Artemi Panarin
(Derik Hamilton/AP)

Artemi Panarin, recently signed by the New York Rangers, discusses free agency, his role, and his friendship with Alex Ovechkin and Evgeni Malkin.

New York Rangers stud Artemi Panarin appeared on a live broadcast of Ria Novosti, an international multimedia news agency, to talk about hockey.

During the interview, he answered questions from the audience that covered the Blueshirts, the Russian national team, and his relationship with Washington Capitals sniper Alex Ovechkin and Pittsburgh Penguins star Evgeni Malkin.

Panarin touched on some of the offers that came to him this past offseason. With regards to his contract, he confirmed that he actually took less money to play on Broadway.


“I did not sign a contract with Florida because they offered the smallest amount. And Sergey Bobrovsky was left alone. All this year I dreamed of playing for the Rangers. Of course, I was thinking about other teams more to the point, but I am very glad that in the end I chose New York and did not make a mistake. I have a soul for the Rangers, although Colorado and Columbus offered more money,” he said in the interview.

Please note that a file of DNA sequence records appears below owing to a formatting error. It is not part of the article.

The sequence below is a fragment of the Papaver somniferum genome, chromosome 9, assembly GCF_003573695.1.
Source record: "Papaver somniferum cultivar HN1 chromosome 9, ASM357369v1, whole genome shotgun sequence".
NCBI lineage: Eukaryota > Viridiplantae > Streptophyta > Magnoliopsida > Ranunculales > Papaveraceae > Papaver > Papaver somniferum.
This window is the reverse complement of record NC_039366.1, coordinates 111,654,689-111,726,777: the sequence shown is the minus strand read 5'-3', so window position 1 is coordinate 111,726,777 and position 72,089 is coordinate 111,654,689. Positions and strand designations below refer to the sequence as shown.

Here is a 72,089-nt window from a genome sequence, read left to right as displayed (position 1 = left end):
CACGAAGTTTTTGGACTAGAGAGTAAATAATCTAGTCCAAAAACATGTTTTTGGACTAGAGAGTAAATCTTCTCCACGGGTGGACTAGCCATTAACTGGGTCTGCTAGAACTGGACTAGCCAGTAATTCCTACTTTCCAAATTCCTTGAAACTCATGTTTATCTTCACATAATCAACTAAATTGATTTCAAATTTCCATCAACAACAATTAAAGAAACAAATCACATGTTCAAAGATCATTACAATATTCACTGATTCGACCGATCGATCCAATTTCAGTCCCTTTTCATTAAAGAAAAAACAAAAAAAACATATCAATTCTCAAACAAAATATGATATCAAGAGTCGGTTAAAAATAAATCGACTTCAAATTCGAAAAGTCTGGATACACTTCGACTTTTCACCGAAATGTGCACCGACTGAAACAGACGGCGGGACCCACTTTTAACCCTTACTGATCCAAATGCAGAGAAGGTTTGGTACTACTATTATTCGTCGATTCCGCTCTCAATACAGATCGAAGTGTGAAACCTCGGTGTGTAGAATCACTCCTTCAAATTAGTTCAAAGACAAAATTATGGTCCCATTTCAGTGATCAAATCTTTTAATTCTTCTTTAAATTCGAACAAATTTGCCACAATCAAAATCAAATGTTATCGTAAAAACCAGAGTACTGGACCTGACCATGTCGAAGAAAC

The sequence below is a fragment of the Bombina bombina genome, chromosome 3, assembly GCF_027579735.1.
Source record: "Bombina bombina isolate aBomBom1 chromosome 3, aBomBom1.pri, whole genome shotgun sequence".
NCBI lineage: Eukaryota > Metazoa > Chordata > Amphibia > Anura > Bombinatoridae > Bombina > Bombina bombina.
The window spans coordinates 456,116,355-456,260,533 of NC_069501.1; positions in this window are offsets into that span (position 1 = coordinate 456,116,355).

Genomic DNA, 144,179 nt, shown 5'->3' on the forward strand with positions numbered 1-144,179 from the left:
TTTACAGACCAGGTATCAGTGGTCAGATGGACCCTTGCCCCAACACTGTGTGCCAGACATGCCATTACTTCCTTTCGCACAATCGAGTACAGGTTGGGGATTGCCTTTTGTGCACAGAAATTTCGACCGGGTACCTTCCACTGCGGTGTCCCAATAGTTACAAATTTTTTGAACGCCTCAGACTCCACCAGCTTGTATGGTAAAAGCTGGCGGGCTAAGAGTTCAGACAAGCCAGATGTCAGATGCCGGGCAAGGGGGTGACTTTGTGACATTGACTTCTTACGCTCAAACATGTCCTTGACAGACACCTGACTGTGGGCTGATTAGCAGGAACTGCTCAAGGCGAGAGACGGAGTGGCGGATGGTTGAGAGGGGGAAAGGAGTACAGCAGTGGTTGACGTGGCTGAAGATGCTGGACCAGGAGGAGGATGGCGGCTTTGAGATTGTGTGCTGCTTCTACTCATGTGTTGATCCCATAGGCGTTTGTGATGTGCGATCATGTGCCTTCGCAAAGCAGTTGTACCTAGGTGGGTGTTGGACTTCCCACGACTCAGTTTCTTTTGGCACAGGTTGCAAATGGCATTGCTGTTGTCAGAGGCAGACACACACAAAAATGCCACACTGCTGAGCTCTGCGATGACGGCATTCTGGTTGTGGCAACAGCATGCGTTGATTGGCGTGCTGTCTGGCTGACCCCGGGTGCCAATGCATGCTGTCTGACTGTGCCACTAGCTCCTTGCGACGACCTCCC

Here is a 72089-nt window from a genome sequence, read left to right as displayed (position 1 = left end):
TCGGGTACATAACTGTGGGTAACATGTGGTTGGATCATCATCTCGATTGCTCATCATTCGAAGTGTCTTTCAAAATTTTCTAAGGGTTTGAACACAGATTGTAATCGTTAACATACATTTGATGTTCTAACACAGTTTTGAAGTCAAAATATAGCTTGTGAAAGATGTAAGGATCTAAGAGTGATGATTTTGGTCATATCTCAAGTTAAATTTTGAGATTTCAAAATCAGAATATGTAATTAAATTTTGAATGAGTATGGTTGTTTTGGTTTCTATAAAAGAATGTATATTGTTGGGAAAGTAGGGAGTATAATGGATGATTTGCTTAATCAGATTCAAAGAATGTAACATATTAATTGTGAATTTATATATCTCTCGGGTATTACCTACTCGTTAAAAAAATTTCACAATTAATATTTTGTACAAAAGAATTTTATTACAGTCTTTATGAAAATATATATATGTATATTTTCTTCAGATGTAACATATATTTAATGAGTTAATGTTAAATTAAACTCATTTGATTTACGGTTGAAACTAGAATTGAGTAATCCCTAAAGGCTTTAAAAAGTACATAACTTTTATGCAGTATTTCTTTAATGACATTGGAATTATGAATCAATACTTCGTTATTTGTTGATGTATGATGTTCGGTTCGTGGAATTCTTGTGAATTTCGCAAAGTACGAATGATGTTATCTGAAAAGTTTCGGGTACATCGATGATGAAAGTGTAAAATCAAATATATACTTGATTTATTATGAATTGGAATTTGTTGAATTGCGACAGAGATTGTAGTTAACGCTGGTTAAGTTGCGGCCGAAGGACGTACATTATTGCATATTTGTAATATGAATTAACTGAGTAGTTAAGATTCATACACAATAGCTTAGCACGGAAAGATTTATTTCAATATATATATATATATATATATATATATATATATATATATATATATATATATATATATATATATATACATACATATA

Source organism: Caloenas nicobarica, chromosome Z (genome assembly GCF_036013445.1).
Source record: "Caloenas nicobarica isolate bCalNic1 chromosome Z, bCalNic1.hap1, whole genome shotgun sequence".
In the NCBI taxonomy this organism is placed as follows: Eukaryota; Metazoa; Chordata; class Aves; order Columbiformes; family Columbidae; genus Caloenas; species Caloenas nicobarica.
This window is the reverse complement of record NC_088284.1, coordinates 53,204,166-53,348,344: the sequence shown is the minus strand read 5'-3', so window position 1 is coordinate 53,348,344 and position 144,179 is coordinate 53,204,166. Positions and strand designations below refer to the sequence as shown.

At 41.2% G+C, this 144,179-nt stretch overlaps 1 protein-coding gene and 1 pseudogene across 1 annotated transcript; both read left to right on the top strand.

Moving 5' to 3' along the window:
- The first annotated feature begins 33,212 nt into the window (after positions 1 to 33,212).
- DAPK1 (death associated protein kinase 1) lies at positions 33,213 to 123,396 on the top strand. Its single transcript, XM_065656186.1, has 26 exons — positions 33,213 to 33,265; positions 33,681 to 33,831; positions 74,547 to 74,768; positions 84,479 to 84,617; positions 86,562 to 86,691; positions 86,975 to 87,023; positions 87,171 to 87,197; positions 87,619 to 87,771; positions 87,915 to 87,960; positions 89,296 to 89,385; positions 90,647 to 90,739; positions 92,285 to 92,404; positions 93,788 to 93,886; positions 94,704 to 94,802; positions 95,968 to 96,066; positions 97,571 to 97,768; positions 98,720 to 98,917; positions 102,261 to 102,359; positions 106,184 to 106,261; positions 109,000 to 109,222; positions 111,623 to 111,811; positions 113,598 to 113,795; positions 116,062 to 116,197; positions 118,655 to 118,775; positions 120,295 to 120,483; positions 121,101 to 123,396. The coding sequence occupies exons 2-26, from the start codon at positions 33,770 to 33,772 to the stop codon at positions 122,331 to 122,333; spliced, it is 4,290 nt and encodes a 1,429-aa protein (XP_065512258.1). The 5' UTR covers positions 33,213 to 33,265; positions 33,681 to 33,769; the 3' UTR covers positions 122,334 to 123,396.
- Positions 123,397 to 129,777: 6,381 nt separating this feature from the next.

Panarin also spoke of his role on the Rangers, which includes a team leadership position that aims to make his “partners” better. He acknowledged that the younger players would need to learn from his experience in the league or his “influence.”

Last week, he offered up a though thoughts about Vladimir Putin. His statement could lead to exclusion from playing with the Russian National Team at the World Championships next season.

“It is not known whether I will play in the next world championship,” he admitted.

His relationship with Malkin and Ovechkin, a Putin supporter, appears to remain stats quo. Panarin has a good relationship with both players. Although he doesn’t speak “closely” with them, he does respect them.

It’s not often a player in his prime will not take the best money offer. For Panarin, a dream of playing for the Rangers might bring him something more important than money.

Perhaps it will bring the Stanley Cup back to New York.

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